Food & Drug Allergy
ALLERGY & IMMUNOLOGY
Gastroesophageal Reflux Disease (GERD) is a digestive disorder that occurs when acidic stomach content backs up from the stomach into the esophagus. GERD affects people of all ages—from infants to older adults.
People with asthma are at higher risk of developing GERD. Asthma flare-ups can cause the lower esophageal sphincter to relax, allowing stomach contents to flow back, or reflux, into the esophagus. Some asthma medications (theophylline) may worsen reflux symptoms.
On the other hand, acid reflux can make asthma symptoms worse by irritating the airways and lungs. This, in turn, can lead to progressively more serious asthma. Also, this irritation can trigger allergic reactions and make the airways more sensitive to environmental conditions such as smoke or cold air.
Everyone has experienced gastroesophageal reflux. It happens when you burp, have an acid taste in your mouth, or have heartburn. However, if these symptoms interfere with your daily life it is time to see your physician.
Other symptoms that occur less frequently but can indicate that you could have GERD are:
- Acid regurgitation (re-tasting your food after eating)
- Difficulty or pain when swallowing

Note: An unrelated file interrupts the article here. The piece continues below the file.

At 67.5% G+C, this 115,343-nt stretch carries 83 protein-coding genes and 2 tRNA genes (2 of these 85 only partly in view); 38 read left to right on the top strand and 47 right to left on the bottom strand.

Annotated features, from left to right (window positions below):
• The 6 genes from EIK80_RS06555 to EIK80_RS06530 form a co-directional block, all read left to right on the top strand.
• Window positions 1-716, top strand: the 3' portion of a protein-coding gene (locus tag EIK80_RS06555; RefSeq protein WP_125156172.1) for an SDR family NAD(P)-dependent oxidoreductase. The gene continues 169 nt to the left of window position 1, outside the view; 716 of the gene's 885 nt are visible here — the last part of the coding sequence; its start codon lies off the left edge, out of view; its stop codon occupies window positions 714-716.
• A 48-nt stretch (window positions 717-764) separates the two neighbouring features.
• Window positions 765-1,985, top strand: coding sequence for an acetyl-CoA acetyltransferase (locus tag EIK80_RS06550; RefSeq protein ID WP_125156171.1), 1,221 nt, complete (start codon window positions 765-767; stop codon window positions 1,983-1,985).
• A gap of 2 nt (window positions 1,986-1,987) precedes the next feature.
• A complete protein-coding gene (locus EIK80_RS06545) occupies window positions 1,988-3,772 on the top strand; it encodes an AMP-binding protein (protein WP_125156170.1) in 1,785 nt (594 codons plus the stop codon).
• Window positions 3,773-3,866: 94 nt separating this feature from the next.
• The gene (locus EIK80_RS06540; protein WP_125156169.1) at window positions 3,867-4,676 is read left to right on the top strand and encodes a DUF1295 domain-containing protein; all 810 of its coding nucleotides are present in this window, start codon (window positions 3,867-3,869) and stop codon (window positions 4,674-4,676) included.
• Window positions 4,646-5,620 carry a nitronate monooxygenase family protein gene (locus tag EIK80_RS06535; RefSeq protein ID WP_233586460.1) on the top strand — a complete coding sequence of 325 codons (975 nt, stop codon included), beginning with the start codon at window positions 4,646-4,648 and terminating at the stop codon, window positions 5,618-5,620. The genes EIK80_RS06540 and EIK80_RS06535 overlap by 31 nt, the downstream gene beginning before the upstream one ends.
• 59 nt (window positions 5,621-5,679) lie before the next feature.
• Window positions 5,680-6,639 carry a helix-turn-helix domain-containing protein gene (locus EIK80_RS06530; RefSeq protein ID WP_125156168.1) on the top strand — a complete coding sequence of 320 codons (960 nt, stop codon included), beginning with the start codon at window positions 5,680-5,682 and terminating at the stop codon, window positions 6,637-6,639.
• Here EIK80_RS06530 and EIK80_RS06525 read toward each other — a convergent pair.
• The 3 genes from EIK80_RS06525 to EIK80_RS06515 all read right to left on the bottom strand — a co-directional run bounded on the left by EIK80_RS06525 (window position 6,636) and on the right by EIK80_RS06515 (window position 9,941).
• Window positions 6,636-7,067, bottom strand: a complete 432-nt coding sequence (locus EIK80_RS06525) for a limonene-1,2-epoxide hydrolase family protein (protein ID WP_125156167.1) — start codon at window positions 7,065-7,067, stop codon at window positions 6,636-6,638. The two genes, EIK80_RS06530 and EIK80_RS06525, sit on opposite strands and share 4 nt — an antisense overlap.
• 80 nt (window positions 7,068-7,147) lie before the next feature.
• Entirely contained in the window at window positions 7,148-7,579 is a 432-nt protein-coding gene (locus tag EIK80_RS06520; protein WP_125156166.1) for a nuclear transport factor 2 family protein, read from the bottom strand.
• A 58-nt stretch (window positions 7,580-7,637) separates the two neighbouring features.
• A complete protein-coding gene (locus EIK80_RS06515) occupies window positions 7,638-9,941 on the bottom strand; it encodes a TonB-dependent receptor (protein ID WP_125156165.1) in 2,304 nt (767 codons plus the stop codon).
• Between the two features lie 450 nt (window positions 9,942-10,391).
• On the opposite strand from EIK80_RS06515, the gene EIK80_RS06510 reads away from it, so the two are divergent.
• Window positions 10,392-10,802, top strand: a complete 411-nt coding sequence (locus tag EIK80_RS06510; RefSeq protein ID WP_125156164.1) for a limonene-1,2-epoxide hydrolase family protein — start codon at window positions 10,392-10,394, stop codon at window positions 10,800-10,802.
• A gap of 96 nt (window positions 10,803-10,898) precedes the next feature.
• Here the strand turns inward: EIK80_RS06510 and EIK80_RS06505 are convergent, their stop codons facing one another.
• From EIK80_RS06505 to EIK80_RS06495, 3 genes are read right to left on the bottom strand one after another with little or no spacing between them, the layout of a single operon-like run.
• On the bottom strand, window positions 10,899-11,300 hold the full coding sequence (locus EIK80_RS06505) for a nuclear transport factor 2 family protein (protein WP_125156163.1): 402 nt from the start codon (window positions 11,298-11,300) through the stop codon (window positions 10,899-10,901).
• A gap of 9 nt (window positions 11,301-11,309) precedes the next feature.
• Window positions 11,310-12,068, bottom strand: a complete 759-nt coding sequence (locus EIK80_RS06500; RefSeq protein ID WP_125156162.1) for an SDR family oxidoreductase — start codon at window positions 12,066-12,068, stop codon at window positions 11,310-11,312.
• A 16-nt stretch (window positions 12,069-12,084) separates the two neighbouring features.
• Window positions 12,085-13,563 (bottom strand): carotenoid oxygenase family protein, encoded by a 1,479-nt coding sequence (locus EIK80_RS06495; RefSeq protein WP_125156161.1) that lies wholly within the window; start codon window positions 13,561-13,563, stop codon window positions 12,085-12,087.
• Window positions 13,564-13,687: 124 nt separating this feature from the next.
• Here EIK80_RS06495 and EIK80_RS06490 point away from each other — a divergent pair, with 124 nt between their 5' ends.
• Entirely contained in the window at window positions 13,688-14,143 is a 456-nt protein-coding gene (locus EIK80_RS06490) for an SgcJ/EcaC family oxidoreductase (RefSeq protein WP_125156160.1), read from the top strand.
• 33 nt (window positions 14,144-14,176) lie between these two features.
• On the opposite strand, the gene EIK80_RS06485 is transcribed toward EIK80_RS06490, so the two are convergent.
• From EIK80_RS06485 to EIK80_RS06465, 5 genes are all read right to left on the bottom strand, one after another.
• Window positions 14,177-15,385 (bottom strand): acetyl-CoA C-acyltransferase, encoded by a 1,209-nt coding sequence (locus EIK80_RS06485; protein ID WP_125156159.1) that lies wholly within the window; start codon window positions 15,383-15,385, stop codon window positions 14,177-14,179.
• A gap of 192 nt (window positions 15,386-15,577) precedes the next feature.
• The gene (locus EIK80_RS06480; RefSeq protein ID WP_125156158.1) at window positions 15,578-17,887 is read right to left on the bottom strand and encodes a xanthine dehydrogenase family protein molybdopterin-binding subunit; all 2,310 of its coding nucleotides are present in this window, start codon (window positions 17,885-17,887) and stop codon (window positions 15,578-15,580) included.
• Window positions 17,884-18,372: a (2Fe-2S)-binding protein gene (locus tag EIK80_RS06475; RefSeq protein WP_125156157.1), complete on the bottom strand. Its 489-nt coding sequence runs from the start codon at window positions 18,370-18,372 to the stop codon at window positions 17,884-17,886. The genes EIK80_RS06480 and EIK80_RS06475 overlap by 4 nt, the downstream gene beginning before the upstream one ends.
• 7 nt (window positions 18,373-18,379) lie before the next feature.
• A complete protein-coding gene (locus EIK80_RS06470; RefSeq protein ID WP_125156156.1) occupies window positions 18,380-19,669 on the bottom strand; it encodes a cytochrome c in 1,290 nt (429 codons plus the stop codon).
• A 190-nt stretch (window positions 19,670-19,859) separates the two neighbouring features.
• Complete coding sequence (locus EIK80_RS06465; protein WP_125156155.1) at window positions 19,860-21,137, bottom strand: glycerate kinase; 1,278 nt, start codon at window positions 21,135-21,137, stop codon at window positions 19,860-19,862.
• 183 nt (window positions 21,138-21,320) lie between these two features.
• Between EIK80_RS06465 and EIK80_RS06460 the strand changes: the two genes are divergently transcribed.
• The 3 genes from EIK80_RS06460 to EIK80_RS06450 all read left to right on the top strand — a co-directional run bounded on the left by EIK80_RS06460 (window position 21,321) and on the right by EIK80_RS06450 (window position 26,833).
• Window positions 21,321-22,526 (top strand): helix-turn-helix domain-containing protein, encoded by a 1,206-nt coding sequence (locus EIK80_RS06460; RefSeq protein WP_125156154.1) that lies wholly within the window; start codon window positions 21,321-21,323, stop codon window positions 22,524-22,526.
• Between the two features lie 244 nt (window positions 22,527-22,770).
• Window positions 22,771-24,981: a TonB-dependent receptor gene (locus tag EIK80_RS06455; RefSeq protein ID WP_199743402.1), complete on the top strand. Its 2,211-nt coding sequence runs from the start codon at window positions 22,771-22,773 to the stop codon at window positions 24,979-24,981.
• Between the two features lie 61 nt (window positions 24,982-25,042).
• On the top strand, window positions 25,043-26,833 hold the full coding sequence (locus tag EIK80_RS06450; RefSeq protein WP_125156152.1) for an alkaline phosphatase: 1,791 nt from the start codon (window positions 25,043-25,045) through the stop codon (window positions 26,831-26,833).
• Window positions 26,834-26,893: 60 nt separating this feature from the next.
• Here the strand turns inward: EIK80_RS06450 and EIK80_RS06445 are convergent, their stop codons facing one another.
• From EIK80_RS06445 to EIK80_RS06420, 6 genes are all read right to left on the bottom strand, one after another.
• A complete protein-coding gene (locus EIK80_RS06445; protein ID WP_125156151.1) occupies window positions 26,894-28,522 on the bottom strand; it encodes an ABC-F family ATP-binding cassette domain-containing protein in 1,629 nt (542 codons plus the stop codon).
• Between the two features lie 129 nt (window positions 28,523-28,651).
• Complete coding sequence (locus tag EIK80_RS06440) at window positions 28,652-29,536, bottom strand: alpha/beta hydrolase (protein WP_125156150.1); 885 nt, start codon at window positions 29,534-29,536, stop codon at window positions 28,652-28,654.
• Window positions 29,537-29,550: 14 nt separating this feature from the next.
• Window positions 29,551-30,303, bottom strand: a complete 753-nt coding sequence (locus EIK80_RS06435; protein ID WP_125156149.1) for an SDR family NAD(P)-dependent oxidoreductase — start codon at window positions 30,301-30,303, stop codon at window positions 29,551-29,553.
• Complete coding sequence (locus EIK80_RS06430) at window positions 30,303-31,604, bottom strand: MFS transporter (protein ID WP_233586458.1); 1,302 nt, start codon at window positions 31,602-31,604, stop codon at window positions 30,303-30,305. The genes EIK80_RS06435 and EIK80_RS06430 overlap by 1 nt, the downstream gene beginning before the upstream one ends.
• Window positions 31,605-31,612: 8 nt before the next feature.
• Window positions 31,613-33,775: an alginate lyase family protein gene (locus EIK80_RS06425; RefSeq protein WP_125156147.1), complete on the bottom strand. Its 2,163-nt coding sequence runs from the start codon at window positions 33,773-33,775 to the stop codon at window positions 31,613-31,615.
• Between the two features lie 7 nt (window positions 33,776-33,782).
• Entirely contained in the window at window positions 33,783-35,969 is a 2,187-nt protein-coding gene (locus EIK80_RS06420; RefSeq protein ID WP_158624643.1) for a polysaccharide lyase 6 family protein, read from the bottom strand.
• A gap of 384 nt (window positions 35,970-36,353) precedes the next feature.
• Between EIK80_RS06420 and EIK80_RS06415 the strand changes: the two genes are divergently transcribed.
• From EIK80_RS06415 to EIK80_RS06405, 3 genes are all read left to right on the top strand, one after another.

- Sudden excess of saliva
- Chronic sore throat
- Laryngitis or hoarseness
- Inflammation of the gums
- Bad breath
- Chest pain (seek immediate medical help)
Several tests may be used to diagnose GERD including:
- X-ray of the upper digestive system
- Endoscopy (examines the inside of the esophagus)
- Ambulatory acid (pH) test (monitors the amount of acid in the esophagus)
- Esophageal impedance test (measures the movement of substances in the esophagus)
If you have both GERD and asthma, managing your GERD will help control your asthma symptoms.
Studies have shown that people with asthma and GERD saw a decrease in asthma symptoms (and asthma medication use) after treating their reflux disease.
Lifestyle changes to treat GERD include:
- Elevate the head of the bed 6-8 inches
- Lose weight
- Stop smoking
- Decrease alcohol intake
- Limit meal size and avoid heavy evening meals
- Do not lie down within two to three hours of eating
- Decrease caffeine intake
- Avoid theophylline (if possible)
Your physician may also recommend medications to treat reflux or relieve symptoms. Over-the-counter antacids and H2 blockers may help decrease the effects of stomach acid. Proton pump inhibitors block acid production and also may be effective.
In severe and medication intolerant cases, surgery may be recommended.